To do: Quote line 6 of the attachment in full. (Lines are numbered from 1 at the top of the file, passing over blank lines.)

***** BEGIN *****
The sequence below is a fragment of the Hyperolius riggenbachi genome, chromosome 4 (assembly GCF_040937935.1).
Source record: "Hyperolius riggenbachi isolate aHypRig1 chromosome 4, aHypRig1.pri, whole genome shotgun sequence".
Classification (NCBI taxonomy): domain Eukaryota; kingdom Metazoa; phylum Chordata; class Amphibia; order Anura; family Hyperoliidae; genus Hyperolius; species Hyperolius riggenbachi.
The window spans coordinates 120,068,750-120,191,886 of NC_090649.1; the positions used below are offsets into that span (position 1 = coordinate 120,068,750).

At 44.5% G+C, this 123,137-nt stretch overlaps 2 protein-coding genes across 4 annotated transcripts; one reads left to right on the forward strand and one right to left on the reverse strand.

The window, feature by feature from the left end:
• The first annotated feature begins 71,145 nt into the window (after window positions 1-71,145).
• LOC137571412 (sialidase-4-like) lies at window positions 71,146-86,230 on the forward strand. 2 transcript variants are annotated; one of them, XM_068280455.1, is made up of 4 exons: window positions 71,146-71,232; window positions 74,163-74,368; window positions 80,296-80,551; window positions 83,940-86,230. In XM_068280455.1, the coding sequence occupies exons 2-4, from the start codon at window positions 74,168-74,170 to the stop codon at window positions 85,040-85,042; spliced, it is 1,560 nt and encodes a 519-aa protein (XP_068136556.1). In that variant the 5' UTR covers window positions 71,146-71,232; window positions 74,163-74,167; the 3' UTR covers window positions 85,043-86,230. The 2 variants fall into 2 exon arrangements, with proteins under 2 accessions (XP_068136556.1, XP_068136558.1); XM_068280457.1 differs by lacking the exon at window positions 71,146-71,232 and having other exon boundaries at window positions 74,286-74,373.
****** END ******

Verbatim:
The window, feature by feature from the left end: